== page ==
Joe Mastrati, owner of Second Time Around Sports, in Cranston, R.I., has been selling used sports and exercise equipment for 12 years, and he's still amazed at the stuff that comes into his shop.
He's seen many a treadmill "with coat hanger marks on it" along with exercise systems with packing slips still enclosed. He once got a Bowflex that was still in the box.
"I don't think he felt like putting it together," Mastrati says of the original owner.
Not that he's judging -- Mastrati has a dormant elliptical trainer of his own at home.
Has he used it?
"I got on it" once or twice, he says.
There's a way to avoid getting stuck like this. But it involves something Americans aren't very good at: delayed gratification.
You have to resist the urge to dash out, credit card in sweaty palm, the day you decide to get in shape.
Maybe you could just join a health club for a month. That way, when it hits you that exercise can be hard and boring, you haven't blown thousands of dollars. And you've discovered which machines you'd never use at home.
"You might find out that you don't like running, but the elliptical machine feels pretty good," Blissmer says.
But say you're really ready to start exercising. You know what you want to do, and that you're ready to actually do it.
You start calling people who are selling used machines or you go to a store like Gym Source, in Warwick, where the machines can cost up to $7,000. It's a seductive place, with freshly dusted treadmills that smell of new plastic and rubber sort of an alternate version of the new car smell.
You know, as you fold your credit card receipt, that you're going to use your new machine for a long, long time.
Unless you stick it in the basement.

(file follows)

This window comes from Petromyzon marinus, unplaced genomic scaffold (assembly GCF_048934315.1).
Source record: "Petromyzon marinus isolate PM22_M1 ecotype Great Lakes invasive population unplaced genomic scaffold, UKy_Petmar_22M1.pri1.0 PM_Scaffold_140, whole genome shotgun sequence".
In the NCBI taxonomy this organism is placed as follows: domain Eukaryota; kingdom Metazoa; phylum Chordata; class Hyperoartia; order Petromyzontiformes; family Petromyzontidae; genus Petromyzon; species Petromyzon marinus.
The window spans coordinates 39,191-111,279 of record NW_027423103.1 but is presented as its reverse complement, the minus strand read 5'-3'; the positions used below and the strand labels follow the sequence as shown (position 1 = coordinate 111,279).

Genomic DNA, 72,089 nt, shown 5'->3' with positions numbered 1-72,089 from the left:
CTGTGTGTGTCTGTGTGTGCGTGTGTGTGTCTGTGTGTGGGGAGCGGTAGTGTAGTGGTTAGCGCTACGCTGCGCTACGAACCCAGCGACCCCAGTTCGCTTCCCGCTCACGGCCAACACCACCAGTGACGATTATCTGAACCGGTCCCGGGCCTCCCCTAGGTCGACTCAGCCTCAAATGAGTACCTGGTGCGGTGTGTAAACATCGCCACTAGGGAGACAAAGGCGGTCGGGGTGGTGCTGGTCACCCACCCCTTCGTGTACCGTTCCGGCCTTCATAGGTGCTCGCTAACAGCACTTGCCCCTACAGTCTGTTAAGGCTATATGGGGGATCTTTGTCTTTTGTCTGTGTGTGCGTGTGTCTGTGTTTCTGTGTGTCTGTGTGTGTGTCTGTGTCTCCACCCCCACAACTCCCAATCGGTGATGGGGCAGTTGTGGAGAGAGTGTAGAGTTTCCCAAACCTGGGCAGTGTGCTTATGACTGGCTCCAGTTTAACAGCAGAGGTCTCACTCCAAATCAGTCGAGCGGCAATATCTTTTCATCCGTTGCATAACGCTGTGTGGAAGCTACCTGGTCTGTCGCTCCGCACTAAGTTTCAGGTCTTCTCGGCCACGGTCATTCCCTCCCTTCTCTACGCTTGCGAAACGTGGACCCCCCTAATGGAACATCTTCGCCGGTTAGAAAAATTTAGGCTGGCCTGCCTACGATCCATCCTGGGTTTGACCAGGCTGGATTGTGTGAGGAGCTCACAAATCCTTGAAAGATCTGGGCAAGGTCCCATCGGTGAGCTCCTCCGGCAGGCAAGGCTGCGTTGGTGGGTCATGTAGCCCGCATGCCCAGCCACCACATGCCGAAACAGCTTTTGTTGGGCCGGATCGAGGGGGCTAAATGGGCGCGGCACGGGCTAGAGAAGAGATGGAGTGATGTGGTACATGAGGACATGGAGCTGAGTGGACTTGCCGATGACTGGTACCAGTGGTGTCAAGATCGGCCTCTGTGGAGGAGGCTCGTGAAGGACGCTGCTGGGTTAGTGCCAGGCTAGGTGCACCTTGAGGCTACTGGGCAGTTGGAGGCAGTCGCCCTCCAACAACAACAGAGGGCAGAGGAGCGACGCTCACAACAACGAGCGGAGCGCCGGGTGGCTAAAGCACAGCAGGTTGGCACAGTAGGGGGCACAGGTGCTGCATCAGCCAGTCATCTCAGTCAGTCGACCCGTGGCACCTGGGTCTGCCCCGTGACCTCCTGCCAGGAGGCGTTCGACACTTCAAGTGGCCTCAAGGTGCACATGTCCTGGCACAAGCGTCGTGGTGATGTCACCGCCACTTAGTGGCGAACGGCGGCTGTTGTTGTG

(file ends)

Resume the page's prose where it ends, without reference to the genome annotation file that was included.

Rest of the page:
"The number-one reason why people don't use their home equipment is because it's in their basement," Perron, the personal trainer, says. "It's dusty, the laundry room is down there and a million other things and you're looking at them."
Distraction isn't the only problem with basements. There's also the out of sight, out of mind issue.
"Put the exercise equipment in rooms you're going to use," says Rena Wing, a psychiatry professor at Brown University.
But even that's not foolproof. Amy Shores, of Lincoln, moved her treadmill from the basement, where it was near a TV, to the bedroom. And that gave her a new excuse.
"It faced a wall, and I never used it," she says. "It was just too boring ... It has had clothes draped over it, I confess."
Still, some equipment is just too annoying to use, no matter where you put it.
"The worst thing is the stuff that folds up and goes underneath the bed," Mastrati says. "It's a whole new project to go underneath your bed, get it out, open it up."
Or there's the stuff that's supposed to be convenient, but adds work to the workout.
"You do one exercise and then you need to make adjustments before you do another one," Riebe says.
And some of the equipment just makes people crazy.
Wes Cotter, director of communications for the Gilbane Building Company in Providence, doesn't use his exercise bike very often because he has to constantly recharge its batteries.
"It's a pain in the neck," he says.
Staying the course
So, is there anything that inspires people to use their exercise equipment?
It turns out there is: a hired hand.
"People need proper guidance," personal trainer Perron says.
You could say Perron is the exercise muse for John Silva, of Pawtucket.
Perron set up a personal gym for Silva that includes a treadmill, weights and a Bowflex. It cost about $3,500, Silva says.
He uses it three times a week, and now sees Perron every other week for inspiration.
"If I didn't have Doug there continually changing my program, I probably wouldn't use it as often as I do," Silva says. "I know I'm going to see him twice a month. If I'm not fit, it's going to be painful."
Rhonda Kyle, the owner of Achieving Fitness in Lincoln, also makes sure her clients use their equipment. Her 12-week personal training program, which costs $299, includes regular phone calls, e- mails and visits from her.
"Accountability is everything," she says.
She recently spoke on the phone to a client who didn't want to use his treadmill.
He had all kinds of excuses for neglecting his indoor equipment, including the bad weather. By the end of the conversation, he was talking as he trudged.
"I usually stay on the line until I hear the machine going," Kyle says.